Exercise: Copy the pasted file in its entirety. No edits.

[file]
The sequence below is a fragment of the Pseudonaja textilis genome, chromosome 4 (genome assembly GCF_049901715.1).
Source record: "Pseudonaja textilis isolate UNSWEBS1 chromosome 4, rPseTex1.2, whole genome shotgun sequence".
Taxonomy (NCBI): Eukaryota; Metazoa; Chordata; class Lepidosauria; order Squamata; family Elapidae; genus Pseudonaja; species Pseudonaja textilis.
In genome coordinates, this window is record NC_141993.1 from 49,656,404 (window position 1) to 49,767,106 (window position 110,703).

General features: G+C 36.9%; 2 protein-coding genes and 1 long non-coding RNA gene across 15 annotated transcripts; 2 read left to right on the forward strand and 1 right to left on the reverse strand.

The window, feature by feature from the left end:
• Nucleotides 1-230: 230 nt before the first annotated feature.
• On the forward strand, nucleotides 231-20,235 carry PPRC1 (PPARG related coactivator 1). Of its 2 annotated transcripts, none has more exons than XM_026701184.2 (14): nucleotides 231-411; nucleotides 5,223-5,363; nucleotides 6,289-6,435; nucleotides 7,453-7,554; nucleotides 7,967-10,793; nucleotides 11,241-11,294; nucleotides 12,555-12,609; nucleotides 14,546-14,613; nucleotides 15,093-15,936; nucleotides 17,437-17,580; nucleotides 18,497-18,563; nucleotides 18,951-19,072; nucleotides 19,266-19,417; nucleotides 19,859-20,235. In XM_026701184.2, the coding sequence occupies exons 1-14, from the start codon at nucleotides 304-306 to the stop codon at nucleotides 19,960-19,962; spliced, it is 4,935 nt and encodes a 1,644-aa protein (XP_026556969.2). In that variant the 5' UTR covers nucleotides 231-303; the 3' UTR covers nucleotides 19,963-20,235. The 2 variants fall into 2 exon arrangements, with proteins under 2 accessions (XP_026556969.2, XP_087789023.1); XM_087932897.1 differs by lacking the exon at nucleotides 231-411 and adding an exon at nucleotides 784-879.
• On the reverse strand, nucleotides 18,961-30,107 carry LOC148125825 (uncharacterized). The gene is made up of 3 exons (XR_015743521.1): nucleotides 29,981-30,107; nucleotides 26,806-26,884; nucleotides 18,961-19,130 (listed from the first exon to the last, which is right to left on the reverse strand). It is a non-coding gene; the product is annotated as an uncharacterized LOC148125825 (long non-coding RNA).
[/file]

The sequence below is a fragment of the Pseudonaja textilis genome, chromosome 4 (genome assembly GCF_049901715.1).
Source record: "Pseudonaja textilis isolate UNSWEBS1 chromosome 4, rPseTex1.2, whole genome shotgun sequence".
Taxonomy (NCBI): Eukaryota; Metazoa; Chordata; class Lepidosauria; order Squamata; family Elapidae; genus Pseudonaja; species Pseudonaja textilis.
In genome coordinates, this window is record NC_141993.1 from 49,656,404 (window position 1) to 49,767,106 (window position 110,703).

General features: G+C 36.9%; 2 protein-coding genes and 1 long non-coding RNA gene across 15 annotated transcripts; 2 read left to right on the forward strand and 1 right to left on the reverse strand.

The window, feature by feature from the left end:
• Nucleotides 1-230: 230 nt before the first annotated feature.
• On the forward strand, nucleotides 231-20,235 carry PPRC1 (PPARG related coactivator 1). Of its 2 annotated transcripts, none has more exons than XM_026701184.2 (14): nucleotides 231-411; nucleotides 5,223-5,363; nucleotides 6,289-6,435; nucleotides 7,453-7,554; nucleotides 7,967-10,793; nucleotides 11,241-11,294; nucleotides 12,555-12,609; nucleotides 14,546-14,613; nucleotides 15,093-15,936; nucleotides 17,437-17,580; nucleotides 18,497-18,563; nucleotides 18,951-19,072; nucleotides 19,266-19,417; nucleotides 19,859-20,235. In XM_026701184.2, the coding sequence occupies exons 1-14, from the start codon at nucleotides 304-306 to the stop codon at nucleotides 19,960-19,962; spliced, it is 4,935 nt and encodes a 1,644-aa protein (XP_026556969.2). In that variant the 5' UTR covers nucleotides 231-303; the 3' UTR covers nucleotides 19,963-20,235. The 2 variants fall into 2 exon arrangements, with proteins under 2 accessions (XP_026556969.2, XP_087789023.1); XM_087932897.1 differs by lacking the exon at nucleotides 231-411 and adding an exon at nucleotides 784-879.
• On the reverse strand, nucleotides 18,961-30,107 carry LOC148125825 (uncharacterized). The gene is made up of 3 exons (XR_015743521.1): nucleotides 29,981-30,107; nucleotides 26,806-26,884; nucleotides 18,961-19,130 (listed from the first exon to the last, which is right to left on the reverse strand). It is a non-coding gene; the product is annotated as an uncharacterized LOC148125825 (long non-coding RNA).